Now, with industry 4.0 complementing the shift into industry 5.0– being the state of using modern smart technologies, M2M communication, internet of things (IIot), industrial cyber-physical systems (I-CPS) and the merging of these technologies into the collaboration between human and machine– we are furnished with large possibilities and opportunities to work well. Gathering data from the real-world and transmitting it to the virtual world for decision-making. These technologies track and measure activity, injury and physical demand risks and provide objective data for control implementation or intervention/workplace redesign to decrease loads and thus open roles to a wider population – safely.
Referring to my observation stated earlier and how, as the work gets more physically demanding, the rate of females in the role decreases; by using technology you can measure risk for an individual person, a complete job role or even a particular task, it doesn’t have bias.
When it comes to individual abilities, historically, standards have looked at the weight of the object being handled. “This weight is suitable for 75% of males” is something I never want to hear again. Coming across this time and time again was the initial motivator to put our heads together and design an algorithm that relies on a neural network trained on the actual effort required by the person to make the movement. We had hundreds of people (more women than men) make several movements moving objects, while wearing our sensor.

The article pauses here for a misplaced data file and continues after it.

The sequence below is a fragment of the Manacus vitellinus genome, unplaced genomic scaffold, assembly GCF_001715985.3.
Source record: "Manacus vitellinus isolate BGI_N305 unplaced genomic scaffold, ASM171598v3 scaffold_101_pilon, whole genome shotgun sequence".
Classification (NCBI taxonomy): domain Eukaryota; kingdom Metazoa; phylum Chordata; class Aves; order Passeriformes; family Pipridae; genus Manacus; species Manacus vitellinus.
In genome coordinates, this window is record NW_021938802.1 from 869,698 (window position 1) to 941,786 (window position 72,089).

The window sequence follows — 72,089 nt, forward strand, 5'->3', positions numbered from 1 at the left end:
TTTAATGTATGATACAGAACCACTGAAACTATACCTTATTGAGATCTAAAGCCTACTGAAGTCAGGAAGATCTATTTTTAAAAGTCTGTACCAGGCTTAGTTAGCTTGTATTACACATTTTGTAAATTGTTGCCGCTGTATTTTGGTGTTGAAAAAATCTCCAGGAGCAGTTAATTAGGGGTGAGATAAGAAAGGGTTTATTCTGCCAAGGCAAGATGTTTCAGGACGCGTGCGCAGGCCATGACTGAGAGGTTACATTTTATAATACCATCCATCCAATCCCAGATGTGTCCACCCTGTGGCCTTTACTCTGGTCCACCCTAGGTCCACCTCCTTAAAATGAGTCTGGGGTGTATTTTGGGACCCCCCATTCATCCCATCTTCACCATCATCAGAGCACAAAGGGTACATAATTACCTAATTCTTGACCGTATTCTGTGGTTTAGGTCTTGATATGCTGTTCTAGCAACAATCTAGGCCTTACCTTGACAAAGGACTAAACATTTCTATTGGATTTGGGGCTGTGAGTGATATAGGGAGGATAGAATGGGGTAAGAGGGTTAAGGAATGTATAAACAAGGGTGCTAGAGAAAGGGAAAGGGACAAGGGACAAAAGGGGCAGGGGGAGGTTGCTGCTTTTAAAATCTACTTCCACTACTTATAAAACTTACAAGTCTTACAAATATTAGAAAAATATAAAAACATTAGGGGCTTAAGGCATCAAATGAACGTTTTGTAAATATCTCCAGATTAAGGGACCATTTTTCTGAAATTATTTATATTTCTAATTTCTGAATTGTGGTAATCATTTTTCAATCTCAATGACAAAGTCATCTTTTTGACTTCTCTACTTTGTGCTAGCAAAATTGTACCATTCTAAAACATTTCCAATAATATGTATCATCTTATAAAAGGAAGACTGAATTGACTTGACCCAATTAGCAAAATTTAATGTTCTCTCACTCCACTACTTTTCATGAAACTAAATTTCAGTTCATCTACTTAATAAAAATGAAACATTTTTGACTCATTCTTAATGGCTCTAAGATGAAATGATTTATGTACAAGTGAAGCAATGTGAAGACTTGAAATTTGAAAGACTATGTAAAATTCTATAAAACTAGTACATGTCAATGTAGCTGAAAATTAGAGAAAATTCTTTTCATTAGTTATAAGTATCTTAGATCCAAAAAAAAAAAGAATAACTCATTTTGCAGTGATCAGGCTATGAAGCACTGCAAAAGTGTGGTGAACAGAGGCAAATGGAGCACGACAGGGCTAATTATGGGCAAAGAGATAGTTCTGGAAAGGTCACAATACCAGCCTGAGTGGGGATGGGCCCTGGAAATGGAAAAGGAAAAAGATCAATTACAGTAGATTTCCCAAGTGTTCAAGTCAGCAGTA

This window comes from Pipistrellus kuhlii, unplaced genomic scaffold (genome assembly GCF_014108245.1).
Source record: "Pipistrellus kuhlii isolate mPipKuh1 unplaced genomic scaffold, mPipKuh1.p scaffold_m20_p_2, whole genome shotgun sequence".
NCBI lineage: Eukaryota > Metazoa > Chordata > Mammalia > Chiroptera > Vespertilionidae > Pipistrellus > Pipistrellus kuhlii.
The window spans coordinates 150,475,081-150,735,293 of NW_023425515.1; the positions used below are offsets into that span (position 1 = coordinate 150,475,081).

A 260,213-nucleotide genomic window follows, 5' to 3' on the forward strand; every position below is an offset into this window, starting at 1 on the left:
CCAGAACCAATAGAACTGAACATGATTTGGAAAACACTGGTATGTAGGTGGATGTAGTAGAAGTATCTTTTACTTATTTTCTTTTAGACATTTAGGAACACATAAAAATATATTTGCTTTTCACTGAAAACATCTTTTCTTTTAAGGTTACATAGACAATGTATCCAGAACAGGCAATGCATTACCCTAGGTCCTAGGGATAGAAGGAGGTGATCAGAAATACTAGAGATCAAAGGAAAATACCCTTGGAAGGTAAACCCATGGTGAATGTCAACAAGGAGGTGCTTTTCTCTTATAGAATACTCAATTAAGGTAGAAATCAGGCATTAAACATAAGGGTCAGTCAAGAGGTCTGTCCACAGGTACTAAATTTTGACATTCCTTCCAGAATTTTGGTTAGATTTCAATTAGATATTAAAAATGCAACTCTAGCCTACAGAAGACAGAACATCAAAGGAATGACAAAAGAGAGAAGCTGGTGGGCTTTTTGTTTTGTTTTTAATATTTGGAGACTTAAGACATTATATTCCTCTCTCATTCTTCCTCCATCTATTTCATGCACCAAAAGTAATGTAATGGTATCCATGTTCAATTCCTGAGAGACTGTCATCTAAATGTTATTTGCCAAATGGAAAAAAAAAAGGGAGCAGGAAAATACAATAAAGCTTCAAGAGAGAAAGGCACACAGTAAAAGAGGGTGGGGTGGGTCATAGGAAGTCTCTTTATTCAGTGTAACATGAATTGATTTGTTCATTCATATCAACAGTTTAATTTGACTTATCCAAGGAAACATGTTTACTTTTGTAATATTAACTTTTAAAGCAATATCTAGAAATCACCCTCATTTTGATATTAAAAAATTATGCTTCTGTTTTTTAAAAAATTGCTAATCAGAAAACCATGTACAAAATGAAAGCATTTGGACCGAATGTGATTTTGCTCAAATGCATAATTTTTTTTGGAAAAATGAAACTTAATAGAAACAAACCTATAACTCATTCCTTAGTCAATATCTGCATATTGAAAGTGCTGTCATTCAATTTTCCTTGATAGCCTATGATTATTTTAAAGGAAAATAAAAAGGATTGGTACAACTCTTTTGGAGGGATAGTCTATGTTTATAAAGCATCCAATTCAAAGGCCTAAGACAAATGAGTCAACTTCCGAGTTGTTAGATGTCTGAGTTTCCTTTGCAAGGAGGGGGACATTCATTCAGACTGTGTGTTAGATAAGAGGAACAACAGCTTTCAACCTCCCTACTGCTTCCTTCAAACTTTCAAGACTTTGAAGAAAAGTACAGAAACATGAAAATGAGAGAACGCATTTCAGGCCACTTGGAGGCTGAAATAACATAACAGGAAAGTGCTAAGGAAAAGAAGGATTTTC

Our Medical Doctor & Physiotherapist on the team, Dr. Anastasia Vasina, labelled each movement as either high or low intensity. Capturing more than 10,000 movements, the data science team extrapolated these labelled movements to create a neural network that can now predict the intensity of a movement for an individual person wearing a sensor. This algorithm does not care about the weight of the object, it does not care if you are male, female, it doesn’t care about anything other than measuring how intense the movement was for the person.
When it comes to measuring a particular task, AI vision processing technologies can provide detailed analysis reports while multiple sensors can provide overview of risks for departments or roles or lines with all data captured being associated back to job roles & tasks within an online dashboard. This allows safety teams to analyse the data to work out what work is causing risk and where, on a macro and micro level. Controls can then begin to be implemented. Organisations can be truly focussed on reducing ergonomic risk and physical requirements, opening roles to more of the population and ensuring they will be a success in the role –safely.
I believe organisations who are still at the infancy stage of their gender diversity journey are focussed on hitting hiring quotas rather than drawing attention to the jobs & tasks at hand. AI-driven technologies can now assist in making sure a wider range of people can genuinely do the role by highlighting the factors and physical requirements that prevent people from being successful. Work smarter, not harder, know the task requirements, know the physical demands of the role and redesign where required to give more people an opportunity to work for you in all areas.